Authors Joe Biel and Dr. Faith G. Harper establish early and often that a new paradigm is needed for conversations about accountability. They explicitly state their hope that people “cultivating personal development rather than sweeping cancelation” are the ones “who will change perception around this issue and shift the conversation about accountability from one of punishment and ostracism to an understanding that accountability is personal and that everyone makes mistakes from which they can learn and grow.”
It’s a difficult, tricky subject, and I appreciate this book’s willingness to wade into the thick of it. Talking about accountability, just like talking about privilege and other systems of power, requires stark honesty and the resilience to push through making mistakes. While these vulnerabilities are necessary for progress, too often they are swiftly punished within the very conversations that require them. This can feel inescapable and exhausting.
With How to Be Accountable, I was ready to watch someone else step into that arena, and the book did not let me down. I was uncomfortable and questioning my own notions of accountability almost immediately, which I think is the point. When it comes to perpetrators of harm, considering forgiveness can feel like a trap—even the phrase “everyone makes mistakes” can feel a little too “boys will be boys” in the context of sexual assault—yet blanket cancelation of human beings is clearly not a sustainable or healthy option. How, then, are we to proceed?
To their credit, Harper and Biel ultimately never boil anything down to a simple takeaway. They frequently acknowledge that every situation is unique, with its own context and nuance, and thus every situation will require unique engagement from all parties. “In a world of memes and fake news, separating the behavior from the person is more vital than ever,” the authors write. “In the quest for quick sound bytes we simplify, misconstrue, misinterpret, and vilify people because we are human and sometimes our filters fail us. …If we are going to create something better than the criminal justice system for righting wrongs, our system has to truly be better.”
But wait. Isn’t this supposed to be a book about personal accountability? About fixing our own shitty habits? Ostensibly, yes. The book begins with a baseline acknowledgement that our own toxic patterns are often born of coping behaviors we learned in childhood, and that these patterns can be interrogated and shifted.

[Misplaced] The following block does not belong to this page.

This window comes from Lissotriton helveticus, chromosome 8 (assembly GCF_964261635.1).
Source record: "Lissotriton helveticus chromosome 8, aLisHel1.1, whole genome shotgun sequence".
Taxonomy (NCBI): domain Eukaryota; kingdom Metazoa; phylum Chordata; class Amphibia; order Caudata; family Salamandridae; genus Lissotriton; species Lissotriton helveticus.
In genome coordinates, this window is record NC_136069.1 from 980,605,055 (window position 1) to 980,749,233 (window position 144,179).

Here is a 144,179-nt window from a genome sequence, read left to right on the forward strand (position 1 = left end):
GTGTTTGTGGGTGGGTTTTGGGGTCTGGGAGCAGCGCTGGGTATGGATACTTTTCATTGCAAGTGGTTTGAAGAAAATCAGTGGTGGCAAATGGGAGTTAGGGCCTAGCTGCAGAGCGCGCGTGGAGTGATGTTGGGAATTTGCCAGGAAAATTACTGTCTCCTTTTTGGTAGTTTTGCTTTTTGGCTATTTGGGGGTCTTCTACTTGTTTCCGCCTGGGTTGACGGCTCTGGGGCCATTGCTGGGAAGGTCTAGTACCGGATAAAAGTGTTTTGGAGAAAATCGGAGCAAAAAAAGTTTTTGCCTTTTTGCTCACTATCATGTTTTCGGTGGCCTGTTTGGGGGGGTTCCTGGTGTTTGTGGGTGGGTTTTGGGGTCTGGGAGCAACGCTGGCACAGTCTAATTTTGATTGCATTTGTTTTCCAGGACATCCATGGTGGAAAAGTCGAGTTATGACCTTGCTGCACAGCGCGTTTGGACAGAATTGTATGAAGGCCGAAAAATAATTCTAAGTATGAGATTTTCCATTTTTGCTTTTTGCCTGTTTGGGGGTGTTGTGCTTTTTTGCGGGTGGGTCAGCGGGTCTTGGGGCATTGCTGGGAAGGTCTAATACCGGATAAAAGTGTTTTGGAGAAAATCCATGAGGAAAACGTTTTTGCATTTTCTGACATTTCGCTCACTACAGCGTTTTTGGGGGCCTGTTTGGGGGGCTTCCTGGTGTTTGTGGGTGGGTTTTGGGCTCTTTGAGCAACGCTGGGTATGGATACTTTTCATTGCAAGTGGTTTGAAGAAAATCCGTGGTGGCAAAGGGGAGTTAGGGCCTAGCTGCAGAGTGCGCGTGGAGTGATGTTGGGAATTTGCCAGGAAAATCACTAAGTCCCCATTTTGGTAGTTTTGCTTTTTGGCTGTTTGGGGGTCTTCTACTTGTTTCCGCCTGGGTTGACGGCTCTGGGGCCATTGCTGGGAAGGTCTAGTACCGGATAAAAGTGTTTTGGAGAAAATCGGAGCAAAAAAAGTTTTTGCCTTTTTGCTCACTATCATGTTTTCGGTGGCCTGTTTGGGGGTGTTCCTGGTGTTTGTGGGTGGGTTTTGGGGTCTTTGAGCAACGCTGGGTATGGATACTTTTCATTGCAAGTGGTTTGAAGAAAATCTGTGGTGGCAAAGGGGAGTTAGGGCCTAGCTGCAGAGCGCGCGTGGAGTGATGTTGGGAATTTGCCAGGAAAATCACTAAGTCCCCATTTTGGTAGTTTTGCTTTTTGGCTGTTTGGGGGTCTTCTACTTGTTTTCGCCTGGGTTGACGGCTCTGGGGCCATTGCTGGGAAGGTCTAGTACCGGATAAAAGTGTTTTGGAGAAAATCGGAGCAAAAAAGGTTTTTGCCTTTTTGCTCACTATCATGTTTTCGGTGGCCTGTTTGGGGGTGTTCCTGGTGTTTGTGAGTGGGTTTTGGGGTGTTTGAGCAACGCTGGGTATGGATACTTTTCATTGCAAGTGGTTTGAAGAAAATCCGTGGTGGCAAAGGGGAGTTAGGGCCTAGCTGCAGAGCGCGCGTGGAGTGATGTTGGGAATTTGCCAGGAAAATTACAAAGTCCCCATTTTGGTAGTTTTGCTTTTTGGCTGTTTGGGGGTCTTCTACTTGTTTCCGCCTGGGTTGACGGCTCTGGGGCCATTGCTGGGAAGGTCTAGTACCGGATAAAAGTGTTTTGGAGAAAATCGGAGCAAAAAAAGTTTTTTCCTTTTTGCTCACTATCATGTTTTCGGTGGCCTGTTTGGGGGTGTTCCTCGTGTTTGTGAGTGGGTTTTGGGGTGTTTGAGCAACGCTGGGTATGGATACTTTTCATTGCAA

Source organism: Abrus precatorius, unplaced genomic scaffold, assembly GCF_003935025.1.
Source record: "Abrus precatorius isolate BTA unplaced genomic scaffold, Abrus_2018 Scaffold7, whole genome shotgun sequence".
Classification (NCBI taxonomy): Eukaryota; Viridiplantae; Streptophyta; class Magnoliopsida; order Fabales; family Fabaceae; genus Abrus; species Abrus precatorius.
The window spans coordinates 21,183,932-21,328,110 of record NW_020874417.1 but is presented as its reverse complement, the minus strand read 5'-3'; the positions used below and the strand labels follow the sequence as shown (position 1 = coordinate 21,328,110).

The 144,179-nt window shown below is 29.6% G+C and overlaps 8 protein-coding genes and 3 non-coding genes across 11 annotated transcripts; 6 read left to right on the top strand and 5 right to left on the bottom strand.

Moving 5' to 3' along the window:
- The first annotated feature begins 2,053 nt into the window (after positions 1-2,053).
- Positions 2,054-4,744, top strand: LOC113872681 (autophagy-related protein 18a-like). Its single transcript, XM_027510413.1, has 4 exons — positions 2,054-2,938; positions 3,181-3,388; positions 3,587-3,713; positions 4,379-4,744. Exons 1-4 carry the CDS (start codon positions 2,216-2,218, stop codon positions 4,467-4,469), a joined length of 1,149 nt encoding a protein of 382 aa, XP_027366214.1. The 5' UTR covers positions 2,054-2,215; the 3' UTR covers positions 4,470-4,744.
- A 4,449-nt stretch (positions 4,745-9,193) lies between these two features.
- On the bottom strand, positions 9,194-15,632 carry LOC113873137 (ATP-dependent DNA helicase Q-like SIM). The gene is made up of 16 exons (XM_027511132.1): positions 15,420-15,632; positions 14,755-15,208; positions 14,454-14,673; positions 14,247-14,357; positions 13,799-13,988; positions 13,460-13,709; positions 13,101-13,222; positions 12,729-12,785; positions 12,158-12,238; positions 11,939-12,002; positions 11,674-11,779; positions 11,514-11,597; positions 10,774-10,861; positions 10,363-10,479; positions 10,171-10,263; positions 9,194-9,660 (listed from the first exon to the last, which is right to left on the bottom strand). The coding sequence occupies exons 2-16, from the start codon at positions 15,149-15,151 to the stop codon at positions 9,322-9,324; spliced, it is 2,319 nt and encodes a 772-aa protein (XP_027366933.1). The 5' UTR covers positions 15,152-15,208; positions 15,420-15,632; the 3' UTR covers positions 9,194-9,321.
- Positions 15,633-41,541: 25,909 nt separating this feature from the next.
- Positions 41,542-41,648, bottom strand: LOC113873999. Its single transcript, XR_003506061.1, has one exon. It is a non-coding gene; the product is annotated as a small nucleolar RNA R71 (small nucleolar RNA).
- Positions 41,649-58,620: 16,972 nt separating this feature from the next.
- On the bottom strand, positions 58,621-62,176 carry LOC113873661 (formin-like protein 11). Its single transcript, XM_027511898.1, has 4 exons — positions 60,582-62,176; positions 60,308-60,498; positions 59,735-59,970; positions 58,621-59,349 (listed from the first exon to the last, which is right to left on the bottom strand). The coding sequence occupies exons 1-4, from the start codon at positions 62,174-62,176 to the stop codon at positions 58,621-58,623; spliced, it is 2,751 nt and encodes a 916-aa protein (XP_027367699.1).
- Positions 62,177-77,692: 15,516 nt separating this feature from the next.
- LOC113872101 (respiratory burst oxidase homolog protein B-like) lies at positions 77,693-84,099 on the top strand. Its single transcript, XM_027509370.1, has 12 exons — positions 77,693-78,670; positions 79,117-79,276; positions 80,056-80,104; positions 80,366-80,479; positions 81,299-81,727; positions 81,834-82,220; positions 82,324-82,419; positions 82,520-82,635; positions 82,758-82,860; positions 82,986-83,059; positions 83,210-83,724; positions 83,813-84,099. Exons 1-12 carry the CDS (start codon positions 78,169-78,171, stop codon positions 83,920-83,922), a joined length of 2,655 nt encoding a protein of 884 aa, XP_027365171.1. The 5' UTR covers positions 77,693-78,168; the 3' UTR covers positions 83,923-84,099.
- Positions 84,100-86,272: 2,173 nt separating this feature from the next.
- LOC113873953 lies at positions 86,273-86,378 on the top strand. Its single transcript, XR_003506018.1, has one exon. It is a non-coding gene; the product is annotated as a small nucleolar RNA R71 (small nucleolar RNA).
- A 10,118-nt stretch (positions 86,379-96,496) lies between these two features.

Accountability doesn’t only exist outside of us, in the court of public opinion. It is a quality we all are responsible for crafting an awareness of and practice around in our own lives. How To Be Accountable does a great job of striking this note early on: “…there is remarkably little written about how to recognize and change patterns in our own behavior, which seems to suggest that change is only needed for people whose behavior is unfathomably worse than our own. But the reality is that everyone sees maladaptive behaviors in themselves that they’d like to change.”
Yet for a lay reader, that note might seem to waver as the chapters proceed to wander through the weeds of cognitive biases, propaganda, trauma histories, and shadow work, with occasional guest appearances by members of the zeitgeist such as Pizzagate, Jordan Peterson, and racist Facebook relatives. At times, it can be hard to see how a given section relates to our own accountability struggles, which might be as mundane as avoiding difficult conversations with loved ones, or continuing to engage in self-sabotaging behavior.
Truthfully, it is all related and relevant—it’s just that this shit is complicated and this work is hard. “If you are still feeling like you haven’t connected all of the dots, don’t beat yourself up,” write Harper and Biel in the book’s conclusion. “We’d say that doesn’t signal failure, it signals the fact that you are recognizing that this is a complex and long-term process.”